It's common knowledge by now that the recession has hit college graduates and non-graduates differently, but the size of the gap is dramatic. A new report from Anthony Carnevale, Tamara Jayasundera and Ban Cheah found that while employment fell for people with high school and associates' degrees, it actually rose during the recession for college graduates:
The report also broke down the severity of the recession by gender. Three quarters of jobs lost during the recession belonged to men, but men also received four fifths of jobs since the recovery started, meaning they've actually gained relative to women due to the downturn. Indeed, this was the worst recession ever for women. But college-educated women saw consistent job gains, while even college-educated men lost jobs:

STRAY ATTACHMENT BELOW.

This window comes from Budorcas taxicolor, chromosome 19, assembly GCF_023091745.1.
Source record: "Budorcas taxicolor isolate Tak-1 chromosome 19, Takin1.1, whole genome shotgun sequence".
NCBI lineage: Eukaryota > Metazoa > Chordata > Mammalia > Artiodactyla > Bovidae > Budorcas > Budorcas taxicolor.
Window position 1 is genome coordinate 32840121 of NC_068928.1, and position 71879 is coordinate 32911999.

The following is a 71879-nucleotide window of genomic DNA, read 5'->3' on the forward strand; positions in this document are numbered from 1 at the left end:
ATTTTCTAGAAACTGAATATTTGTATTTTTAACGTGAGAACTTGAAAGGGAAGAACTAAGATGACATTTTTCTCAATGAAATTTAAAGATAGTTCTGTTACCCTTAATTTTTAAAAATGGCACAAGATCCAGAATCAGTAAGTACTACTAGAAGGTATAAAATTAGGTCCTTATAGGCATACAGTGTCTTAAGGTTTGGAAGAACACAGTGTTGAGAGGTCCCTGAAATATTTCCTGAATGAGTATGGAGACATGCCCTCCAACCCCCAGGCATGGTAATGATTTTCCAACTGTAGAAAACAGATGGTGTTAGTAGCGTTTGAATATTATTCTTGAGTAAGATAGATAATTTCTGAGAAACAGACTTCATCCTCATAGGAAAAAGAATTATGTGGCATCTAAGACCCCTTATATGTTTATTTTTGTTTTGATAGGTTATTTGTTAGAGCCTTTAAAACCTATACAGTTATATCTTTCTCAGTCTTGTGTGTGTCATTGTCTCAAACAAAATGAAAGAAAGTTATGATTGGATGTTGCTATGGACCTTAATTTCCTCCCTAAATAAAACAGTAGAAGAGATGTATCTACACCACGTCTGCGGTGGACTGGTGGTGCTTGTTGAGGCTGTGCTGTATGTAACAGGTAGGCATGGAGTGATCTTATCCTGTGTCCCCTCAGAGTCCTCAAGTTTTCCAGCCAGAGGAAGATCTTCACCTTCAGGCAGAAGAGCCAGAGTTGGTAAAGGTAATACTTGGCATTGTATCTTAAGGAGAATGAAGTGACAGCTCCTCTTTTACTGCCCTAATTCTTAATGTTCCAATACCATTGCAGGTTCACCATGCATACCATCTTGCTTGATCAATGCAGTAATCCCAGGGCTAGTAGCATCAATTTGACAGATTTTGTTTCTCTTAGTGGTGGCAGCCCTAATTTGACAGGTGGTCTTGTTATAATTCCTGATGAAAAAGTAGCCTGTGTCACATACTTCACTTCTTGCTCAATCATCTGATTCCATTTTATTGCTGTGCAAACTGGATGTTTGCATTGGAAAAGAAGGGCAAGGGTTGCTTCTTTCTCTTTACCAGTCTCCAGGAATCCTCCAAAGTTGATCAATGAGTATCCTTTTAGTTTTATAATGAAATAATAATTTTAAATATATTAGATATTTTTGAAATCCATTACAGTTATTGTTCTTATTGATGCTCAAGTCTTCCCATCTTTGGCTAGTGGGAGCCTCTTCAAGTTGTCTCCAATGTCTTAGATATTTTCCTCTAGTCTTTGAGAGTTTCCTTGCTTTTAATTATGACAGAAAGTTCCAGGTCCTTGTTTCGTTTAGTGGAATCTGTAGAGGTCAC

These findings are in line with long-term trends in wages, where men, and in particular men with low educational attainment, are making considerably less than they were 40 years ago, with high school graduates making half of their 1969 wages in 2009.